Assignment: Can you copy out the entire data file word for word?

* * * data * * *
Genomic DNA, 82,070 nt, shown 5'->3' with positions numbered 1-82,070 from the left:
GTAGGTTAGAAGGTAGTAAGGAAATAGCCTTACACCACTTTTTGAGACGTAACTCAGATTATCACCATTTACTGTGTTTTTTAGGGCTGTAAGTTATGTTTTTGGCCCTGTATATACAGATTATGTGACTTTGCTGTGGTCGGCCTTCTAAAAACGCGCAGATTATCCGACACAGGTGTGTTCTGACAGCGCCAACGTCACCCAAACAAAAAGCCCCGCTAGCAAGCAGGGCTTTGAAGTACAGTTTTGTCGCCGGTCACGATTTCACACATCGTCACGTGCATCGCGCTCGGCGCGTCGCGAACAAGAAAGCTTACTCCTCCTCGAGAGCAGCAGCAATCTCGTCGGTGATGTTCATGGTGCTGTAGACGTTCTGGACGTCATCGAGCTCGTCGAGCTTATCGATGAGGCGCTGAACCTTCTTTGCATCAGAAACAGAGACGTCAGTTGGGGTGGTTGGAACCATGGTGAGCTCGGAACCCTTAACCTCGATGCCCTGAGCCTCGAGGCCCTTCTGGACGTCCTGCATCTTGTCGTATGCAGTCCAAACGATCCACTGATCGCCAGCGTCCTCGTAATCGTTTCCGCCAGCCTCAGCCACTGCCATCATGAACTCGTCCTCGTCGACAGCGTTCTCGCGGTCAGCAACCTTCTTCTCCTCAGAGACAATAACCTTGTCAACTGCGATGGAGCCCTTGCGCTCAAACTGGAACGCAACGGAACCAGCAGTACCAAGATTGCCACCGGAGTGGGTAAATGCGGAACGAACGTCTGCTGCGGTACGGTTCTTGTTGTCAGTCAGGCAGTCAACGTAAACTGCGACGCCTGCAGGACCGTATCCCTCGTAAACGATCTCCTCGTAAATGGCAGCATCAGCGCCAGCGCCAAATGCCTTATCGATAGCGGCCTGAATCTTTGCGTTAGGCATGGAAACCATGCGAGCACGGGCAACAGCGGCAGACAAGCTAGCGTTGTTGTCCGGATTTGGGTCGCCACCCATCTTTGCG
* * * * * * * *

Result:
Genomic DNA, 82,070 nt, shown 5'->3' with positions numbered 1-82,070 from the left:
GTAGGTTAGAAGGTAGTAAGGAAATAGCCTTACACCACTTTTTGAGACGTAACTCAGATTATCACCATTTACTGTGTTTTTTAGGGCTGTAAGTTATGTTTTTGGCCCTGTATATACAGATTATGTGACTTTGCTGTGGTCGGCCTTCTAAAAACGCGCAGATTATCCGACACAGGTGTGTTCTGACAGCGCCAACGTCACCCAAACAAAAAGCCCCGCTAGCAAGCAGGGCTTTGAAGTACAGTTTTGTCGCCGGTCACGATTTCACACATCGTCACGTGCATCGCGCTCGGCGCGTCGCGAACAAGAAAGCTTACTCCTCCTCGAGAGCAGCAGCAATCTCGTCGGTGATGTTCATGGTGCTGTAGACGTTCTGGACGTCATCGAGCTCGTCGAGCTTATCGATGAGGCGCTGAACCTTCTTTGCATCAGAAACAGAGACGTCAGTTGGGGTGGTTGGAACCATGGTGAGCTCGGAACCCTTAACCTCGATGCCCTGAGCCTCGAGGCCCTTCTGGACGTCCTGCATCTTGTCGTATGCAGTCCAAACGATCCACTGATCGCCAGCGTCCTCGTAATCGTTTCCGCCAGCCTCAGCCACTGCCATCATGAACTCGTCCTCGTCGACAGCGTTCTCGCGGTCAGCAACCTTCTTCTCCTCAGAGACAATAACCTTGTCAACTGCGATGGAGCCCTTGCGCTCAAACTGGAACGCAACGGAACCAGCAGTACCAAGATTGCCACCGGAGTGGGTAAATGCGGAACGAACGTCTGCTGCGGTACGGTTCTTGTTGTCAGTCAGGCAGTCAACGTAAACTGCGACGCCTGCAGGACCGTATCCCTCGTAAACGATCTCCTCGTAAATGGCAGCATCAGCGCCAGCGCCAAATGCCTTATCGATAGCGGCCTGAATCTTTGCGTTAGGCATGGAAACCATGCGAGCACGGGCAACAGCGGCAGACAAGCTAGCGTTGTTGTCCGGATTTGGGTCGCCACCCATCTTTGCG